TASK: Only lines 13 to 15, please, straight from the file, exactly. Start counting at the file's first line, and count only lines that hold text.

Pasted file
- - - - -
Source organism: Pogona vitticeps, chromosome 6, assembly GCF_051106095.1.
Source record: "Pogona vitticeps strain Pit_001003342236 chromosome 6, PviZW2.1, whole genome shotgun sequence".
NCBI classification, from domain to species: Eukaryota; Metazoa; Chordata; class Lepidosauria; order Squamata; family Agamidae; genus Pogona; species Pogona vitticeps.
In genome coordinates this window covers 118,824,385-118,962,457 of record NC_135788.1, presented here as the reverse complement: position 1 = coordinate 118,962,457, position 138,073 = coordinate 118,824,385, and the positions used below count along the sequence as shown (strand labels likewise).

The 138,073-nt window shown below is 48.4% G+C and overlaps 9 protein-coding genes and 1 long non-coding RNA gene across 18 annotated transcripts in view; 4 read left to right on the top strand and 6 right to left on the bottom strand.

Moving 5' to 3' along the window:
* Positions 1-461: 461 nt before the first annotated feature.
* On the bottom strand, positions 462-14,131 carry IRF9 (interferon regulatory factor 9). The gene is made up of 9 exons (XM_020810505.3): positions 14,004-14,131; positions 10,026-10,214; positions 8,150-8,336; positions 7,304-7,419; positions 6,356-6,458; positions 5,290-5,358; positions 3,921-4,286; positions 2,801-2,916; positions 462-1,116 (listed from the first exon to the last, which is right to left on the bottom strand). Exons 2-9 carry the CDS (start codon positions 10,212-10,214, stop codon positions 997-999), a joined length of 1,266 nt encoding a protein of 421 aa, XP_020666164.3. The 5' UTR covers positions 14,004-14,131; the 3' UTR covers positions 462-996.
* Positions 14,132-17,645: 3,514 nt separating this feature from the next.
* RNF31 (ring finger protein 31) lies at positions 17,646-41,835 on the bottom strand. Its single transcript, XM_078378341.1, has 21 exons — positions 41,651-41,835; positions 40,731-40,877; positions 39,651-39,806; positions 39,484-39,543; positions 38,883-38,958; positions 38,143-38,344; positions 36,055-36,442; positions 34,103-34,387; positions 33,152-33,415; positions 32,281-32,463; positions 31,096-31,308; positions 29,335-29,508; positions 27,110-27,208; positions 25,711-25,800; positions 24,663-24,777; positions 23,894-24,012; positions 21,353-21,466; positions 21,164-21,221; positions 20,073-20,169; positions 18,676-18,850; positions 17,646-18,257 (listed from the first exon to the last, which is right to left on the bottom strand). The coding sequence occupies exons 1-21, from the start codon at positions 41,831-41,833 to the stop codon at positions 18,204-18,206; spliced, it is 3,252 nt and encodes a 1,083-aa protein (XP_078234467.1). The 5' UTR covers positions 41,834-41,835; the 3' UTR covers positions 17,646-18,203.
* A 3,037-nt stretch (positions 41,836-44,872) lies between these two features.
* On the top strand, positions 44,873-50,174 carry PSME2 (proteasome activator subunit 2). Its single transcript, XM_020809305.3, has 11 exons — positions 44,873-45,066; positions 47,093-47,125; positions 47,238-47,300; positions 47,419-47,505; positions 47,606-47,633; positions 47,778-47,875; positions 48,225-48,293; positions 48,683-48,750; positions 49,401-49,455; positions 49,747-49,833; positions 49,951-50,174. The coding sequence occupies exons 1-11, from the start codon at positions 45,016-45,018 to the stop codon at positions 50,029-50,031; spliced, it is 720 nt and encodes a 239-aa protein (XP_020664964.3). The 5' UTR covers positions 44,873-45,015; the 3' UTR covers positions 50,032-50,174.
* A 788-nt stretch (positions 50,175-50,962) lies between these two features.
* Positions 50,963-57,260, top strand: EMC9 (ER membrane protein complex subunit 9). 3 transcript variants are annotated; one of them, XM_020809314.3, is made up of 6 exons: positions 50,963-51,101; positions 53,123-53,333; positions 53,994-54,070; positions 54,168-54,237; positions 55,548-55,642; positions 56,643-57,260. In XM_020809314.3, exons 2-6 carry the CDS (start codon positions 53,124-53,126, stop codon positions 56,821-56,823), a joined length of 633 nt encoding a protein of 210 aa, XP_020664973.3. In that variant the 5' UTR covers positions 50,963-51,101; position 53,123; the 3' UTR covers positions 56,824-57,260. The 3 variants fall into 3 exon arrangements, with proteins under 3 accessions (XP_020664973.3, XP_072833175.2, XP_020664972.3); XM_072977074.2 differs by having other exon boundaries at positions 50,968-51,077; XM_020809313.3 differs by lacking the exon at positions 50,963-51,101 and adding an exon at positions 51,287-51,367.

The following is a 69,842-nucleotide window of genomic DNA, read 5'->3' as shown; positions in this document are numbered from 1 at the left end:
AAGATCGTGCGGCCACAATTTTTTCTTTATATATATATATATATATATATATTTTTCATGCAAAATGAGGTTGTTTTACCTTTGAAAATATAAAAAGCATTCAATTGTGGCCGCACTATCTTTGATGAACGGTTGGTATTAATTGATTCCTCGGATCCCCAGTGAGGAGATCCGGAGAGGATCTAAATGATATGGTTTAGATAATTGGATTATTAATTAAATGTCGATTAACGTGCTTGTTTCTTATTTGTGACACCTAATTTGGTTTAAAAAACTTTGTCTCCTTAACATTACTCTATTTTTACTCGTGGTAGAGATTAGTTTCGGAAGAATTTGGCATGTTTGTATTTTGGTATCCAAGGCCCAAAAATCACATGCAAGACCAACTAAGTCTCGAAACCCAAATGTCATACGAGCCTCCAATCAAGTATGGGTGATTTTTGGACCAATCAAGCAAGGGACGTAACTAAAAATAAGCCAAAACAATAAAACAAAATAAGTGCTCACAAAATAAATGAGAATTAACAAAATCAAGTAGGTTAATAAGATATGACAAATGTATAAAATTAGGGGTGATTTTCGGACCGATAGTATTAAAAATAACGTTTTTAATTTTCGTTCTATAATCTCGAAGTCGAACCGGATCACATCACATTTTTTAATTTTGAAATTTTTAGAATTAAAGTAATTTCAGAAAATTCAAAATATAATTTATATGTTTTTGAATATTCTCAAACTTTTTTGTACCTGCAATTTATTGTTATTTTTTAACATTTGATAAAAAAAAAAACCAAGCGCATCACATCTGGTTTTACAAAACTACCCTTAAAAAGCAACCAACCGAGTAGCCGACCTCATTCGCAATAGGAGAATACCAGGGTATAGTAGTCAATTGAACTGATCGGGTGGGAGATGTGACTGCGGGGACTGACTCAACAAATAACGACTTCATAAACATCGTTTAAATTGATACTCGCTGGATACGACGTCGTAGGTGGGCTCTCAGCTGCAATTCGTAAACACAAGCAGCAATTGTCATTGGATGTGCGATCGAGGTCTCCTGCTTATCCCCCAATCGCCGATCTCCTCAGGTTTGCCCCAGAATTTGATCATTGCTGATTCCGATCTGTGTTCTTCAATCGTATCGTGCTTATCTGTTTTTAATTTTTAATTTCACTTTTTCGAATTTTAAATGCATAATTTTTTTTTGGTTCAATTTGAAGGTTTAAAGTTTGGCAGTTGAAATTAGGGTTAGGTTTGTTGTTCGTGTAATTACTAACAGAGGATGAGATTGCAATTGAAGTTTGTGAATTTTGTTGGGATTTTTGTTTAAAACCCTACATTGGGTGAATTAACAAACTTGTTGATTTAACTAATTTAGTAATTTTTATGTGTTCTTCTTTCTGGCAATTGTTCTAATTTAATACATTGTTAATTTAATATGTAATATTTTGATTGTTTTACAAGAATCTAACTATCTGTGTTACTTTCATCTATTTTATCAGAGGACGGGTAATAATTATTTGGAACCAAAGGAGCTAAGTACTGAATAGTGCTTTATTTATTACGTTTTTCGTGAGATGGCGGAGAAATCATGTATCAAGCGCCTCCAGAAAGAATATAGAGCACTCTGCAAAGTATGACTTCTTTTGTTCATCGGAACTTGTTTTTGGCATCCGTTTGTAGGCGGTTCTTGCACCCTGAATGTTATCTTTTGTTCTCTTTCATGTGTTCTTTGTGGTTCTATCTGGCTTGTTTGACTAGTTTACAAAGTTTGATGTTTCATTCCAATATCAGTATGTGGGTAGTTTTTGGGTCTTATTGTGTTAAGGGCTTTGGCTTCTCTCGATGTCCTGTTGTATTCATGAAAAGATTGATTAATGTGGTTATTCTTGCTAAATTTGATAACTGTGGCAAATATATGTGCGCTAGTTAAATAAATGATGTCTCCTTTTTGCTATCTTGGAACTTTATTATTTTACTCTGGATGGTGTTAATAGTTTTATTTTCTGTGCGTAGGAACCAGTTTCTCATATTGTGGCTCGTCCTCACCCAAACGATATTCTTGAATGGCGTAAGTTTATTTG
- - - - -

* A 788-nt stretch (positions 50,175-50,962) lies between these two features.
* Positions 50,963-57,260, top strand: EMC9 (ER membrane protein complex subunit 9). 3 transcript variants are annotated; one of them, XM_020809314.3, is made up of 6 exons: positions 50,963-51,101; positions 53,123-53,333; positions 53,994-54,070; positions 54,168-54,237; positions 55,548-55,642; positions 56,643-57,260. In XM_020809314.3, exons 2-6 carry the CDS (start codon positions 53,124-53,126, stop codon positions 56,821-56,823), a joined length of 633 nt encoding a protein of 210 aa, XP_020664973.3. In that variant the 5' UTR covers positions 50,963-51,101; position 53,123; the 3' UTR covers positions 56,824-57,260. The 3 variants fall into 3 exon arrangements, with proteins under 3 accessions (XP_020664973.3, XP_072833175.2, XP_020664972.3); XM_072977074.2 differs by having other exon boundaries at positions 50,968-51,077; XM_020809313.3 differs by lacking the exon at positions 50,963-51,101 and adding an exon at positions 51,287-51,367.

The following is a 69,842-nucleotide window of genomic DNA, read 5'->3' as shown; positions in this document are numbered from 1 at the left end: